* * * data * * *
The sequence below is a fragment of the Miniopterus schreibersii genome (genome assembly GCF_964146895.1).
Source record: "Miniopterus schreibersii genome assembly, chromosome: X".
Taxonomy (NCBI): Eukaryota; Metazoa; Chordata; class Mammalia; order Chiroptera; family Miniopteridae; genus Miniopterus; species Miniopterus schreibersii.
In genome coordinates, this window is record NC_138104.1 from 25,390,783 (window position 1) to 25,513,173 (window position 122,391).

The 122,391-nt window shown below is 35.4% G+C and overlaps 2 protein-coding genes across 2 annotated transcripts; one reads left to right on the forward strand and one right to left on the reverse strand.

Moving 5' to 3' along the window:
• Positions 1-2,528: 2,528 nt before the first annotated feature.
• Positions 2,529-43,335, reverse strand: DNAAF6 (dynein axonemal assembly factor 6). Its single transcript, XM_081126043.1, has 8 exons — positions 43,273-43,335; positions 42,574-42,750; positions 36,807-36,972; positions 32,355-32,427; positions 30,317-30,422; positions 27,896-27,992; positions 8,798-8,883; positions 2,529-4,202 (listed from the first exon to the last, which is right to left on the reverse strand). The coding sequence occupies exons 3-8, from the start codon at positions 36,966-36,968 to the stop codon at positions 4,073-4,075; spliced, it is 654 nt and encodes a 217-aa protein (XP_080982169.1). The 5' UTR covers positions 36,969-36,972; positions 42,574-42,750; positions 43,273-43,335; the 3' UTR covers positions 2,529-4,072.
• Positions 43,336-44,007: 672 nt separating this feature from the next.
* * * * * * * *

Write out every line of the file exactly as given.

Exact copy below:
The sequence below is a fragment of the Miniopterus schreibersii genome (genome assembly GCF_964146895.1).
Source record: "Miniopterus schreibersii genome assembly, chromosome: X".
Taxonomy (NCBI): Eukaryota; Metazoa; Chordata; class Mammalia; order Chiroptera; family Miniopteridae; genus Miniopterus; species Miniopterus schreibersii.
In genome coordinates, this window is record NC_138104.1 from 25,390,783 (window position 1) to 25,513,173 (window position 122,391).

The 122,391-nt window shown below is 35.4% G+C and overlaps 2 protein-coding genes across 2 annotated transcripts; one reads left to right on the forward strand and one right to left on the reverse strand.

Moving 5' to 3' along the window:
• Positions 1-2,528: 2,528 nt before the first annotated feature.
• Positions 2,529-43,335, reverse strand: DNAAF6 (dynein axonemal assembly factor 6). Its single transcript, XM_081126043.1, has 8 exons — positions 43,273-43,335; positions 42,574-42,750; positions 36,807-36,972; positions 32,355-32,427; positions 30,317-30,422; positions 27,896-27,992; positions 8,798-8,883; positions 2,529-4,202 (listed from the first exon to the last, which is right to left on the reverse strand). The coding sequence occupies exons 3-8, from the start codon at positions 36,966-36,968 to the stop codon at positions 4,073-4,075; spliced, it is 654 nt and encodes a 217-aa protein (XP_080982169.1). The 5' UTR covers positions 36,969-36,972; positions 42,574-42,750; positions 43,273-43,335; the 3' UTR covers positions 2,529-4,072.
• Positions 43,336-44,007: 672 nt separating this feature from the next.